Past Event: Doha Dialogue On Sport, Legacy And Human Rights
05 Oct 2022 1:00pm to 05 Oct 2022 6:30pm (CET)
The Centre for Sport and Human Rights, together with the Office of the UN High Commissioner for Human Rights (OHCHR), the International Labour Organization (ILO), the International Organization of Employers (IOE), and the International Trade Union Confederation (ITUC) co-convened the first Doha Dialogue on Sport, Legacy and Human Rights on 5 October 2022.
The meeting was held in Doha during Qatar Foundation’s World Innovation Summit for Health (WISH) and was moderated by the Centre’s Chair Guy Ryder. The co-convenors welcomed representatives from regional and international human rights groups, trade unions, academia, employers and corporate partners, as well as a number of governments for a wide-ranging discussion and candid stocktaking of efforts by Qatar and key international partners to address human rights risks and implement labour reforms in the context of the first FIFA World Cup in the Middle East.
The event was convened to provide a confidential space for engagement and exchange between diverse stakeholders, including World Cup organisers and representatives of key Qatari institutions.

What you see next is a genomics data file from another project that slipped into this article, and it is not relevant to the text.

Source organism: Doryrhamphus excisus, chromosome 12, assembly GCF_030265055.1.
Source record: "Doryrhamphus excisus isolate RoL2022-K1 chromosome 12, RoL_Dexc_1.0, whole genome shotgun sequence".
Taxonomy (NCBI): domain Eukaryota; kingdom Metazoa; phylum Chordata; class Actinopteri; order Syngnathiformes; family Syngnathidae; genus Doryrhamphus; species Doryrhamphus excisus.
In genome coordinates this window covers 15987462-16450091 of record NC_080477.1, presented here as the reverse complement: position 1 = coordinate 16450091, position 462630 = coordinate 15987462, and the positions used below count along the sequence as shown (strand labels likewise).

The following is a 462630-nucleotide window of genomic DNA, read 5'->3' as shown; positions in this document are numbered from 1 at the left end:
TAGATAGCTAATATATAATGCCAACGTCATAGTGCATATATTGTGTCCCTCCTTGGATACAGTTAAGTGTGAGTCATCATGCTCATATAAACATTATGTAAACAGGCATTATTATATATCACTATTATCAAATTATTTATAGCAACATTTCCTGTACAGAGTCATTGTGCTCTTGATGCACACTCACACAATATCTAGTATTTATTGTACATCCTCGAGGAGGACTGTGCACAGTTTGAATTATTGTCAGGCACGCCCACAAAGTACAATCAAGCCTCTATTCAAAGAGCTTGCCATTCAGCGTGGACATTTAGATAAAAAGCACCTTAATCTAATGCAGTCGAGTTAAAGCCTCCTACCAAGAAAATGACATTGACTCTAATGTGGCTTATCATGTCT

The meeting addressed human rights risks facing specific stakeholder groups in the context of the World Cup and beyond. Participants also recognised achievements and progress made by Qatar during its process to host the World Cup, and engaged in a frank exchange on systemic human rights challenges in Qatar.
The issue of the legacy of the 2022 World Cup - for Qatar, for the wider region, and for future mega-sporting events - was a prominent theme with diverse parties sharing aspirations and expectations. The co-convenors recognised the important legal and other reforms that have taken place in Qatar over recent years and the need for continued focus on implementation and enforcement.
The meeting concluded with an invitation from Qatari partners to all present to return to Doha in 12 months to continue engagement and sharing information on the legacy of the World Cup as a contribution to efforts to transfer knowledge and experience to future events and regions.
The co-convenors hope this dialogue will be the first of many and serve as an annual mechanism for civil society engagement and reflection on ensuring a positive legacy from major sporting events.